It was good to see in one of the hotel trade papers last week that even people who do market studies and appraisals agree with my past comments that these studies are made up of a lot of guesses. In a November column published in “Lodging Hospitality,” HVS’ Steve Rushmore said the following:
• It is “unrealistic to look for a high level of accuracy in making these long term hotel projections.”
• “Looking into the future is always subject to unforeseen events that can render your projections incorrect.”
• “Users of hotel feasibility studies need to understand the accuracy of the findings start to deteriorate the day the study is issued.”
This can also be directly applied to all appraisals.
The point I have made several times over the past year or more is that appraisals—and now we see, market studies—are acknowledged by the authors of the studies to be nothing more than a bunch of guesses about which they really have no idea. Anyone who thinks they are accurate estimates of value or the future has “unrealistic expectations”.
These appraisals and studies are just one person’s guess of what the future holds—and often that person is young and has never built or owned a hotel. The people preparing these are not economists. They are not involved in the capital markets. They have no insight into Washington. In general they are nice people who just assemble data and make uninformed guesses about the future of the economy and the capital markets.
Hire those in the know
There is vast uncertainty because nobody today has any real way to know what is going to be the outcome of the European banking and currency crisis, the future of construction lending in the U.S., the level of unemployment, or even who will be the president come January 2013. If there is one overriding thing we hear from almost everyone, it is there is uncertainty due to the total lack of any leadership from the White House and all of the gridlock in Washington. Now the same thing is playing out in Europe. In addition, there are things I will write about another time related to Dodd Frank, tax reform, Foreign Investment in Real Property Tax Act and other more arcane issues that will deeply affect U.S. real estate in the future.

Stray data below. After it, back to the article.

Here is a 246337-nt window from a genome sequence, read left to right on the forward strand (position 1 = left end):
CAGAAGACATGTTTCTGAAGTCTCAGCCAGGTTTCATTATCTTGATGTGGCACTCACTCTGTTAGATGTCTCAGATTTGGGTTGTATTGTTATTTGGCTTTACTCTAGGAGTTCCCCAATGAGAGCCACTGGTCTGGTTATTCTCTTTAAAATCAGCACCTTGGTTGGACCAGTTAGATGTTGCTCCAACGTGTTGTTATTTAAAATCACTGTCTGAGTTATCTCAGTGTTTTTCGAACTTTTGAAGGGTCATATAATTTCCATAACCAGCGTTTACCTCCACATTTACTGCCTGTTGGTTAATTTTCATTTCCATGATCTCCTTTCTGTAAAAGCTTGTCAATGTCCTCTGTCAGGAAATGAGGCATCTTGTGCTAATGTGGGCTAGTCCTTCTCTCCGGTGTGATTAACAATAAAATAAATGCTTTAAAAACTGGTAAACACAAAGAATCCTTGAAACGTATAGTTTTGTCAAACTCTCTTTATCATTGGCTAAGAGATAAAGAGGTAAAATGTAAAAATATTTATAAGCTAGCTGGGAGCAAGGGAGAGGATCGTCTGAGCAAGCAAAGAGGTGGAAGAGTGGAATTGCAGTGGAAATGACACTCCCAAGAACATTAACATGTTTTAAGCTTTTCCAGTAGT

Hotel Assets Ad Will Appear Here
Bottom line: If you need to understand if a project makes sense, retain a senior hotel industry consultant who will not give you some off-the-shelf commodity study, but who will be able to tell you honestly what makes sense or not. There are several: Chuck Tomb, David Berins, Bruce Baltin, Scott Berman, Suzanne Mellen and others. These are all very senior people, who if hired, will tell you the truth and will give you good, solid advice about your project. If you want to know what your hotel is really worth, get a top broker and have him advise you—people like Bob Hunter, Sam Winterbottom, Alan Reay and several others.
A step backward
Then I read an item in another online hotel industry news service the other day by someone at the Buyer Interactive Trade Alliance & Conference who advised that we should all just ignore reality, and that 2015 will be great. What does it matter what people label as cautionary, he asked. He claimed those things are just negative thinking, and you should throw your money at deals now.
While we all hope things will be much better in 2015—and it is possibly a very good time to be investing in 2012—you better understand how to hedge your risks, not lever up, and buy right, which is key to all deals. It is all on the buy.
Whatever magic wonderland that speaker was living in is divorced from reality. It is going to be a very tough haul to get to 2015 and beyond, and you need to very carefully analyze what you are investing in, and do it in a way that is fundamentally underwritten and that assumes anything can happen. That is the reality of the world we live in for the next several years.
Nothing is for sure these days. Well-underwritten investments and well-structured financing should make a solid profit in four to five years. Just don’t count on it all going as you planned.
Joel Ross is principal of Citadel Realty Advisors, successor to Ross Properties, the investment banking and real-estate financing firm he launched in 1981. A pioneer in commercial mortgage-backed securities, Ross, along with Lexington Mortgage and in conjunction with Nomura, effectively reopened Wall Street to the hotel industry. A member of Urban Land Institute, Ross conceived and co-authored with PricewaterhouseCoopers The Hotel Mortgage Performance Report. Ross is also the author of Ross Rant, a commentary on the economy, financial markets and politics that is available through his website, www.citadelrealty.com.
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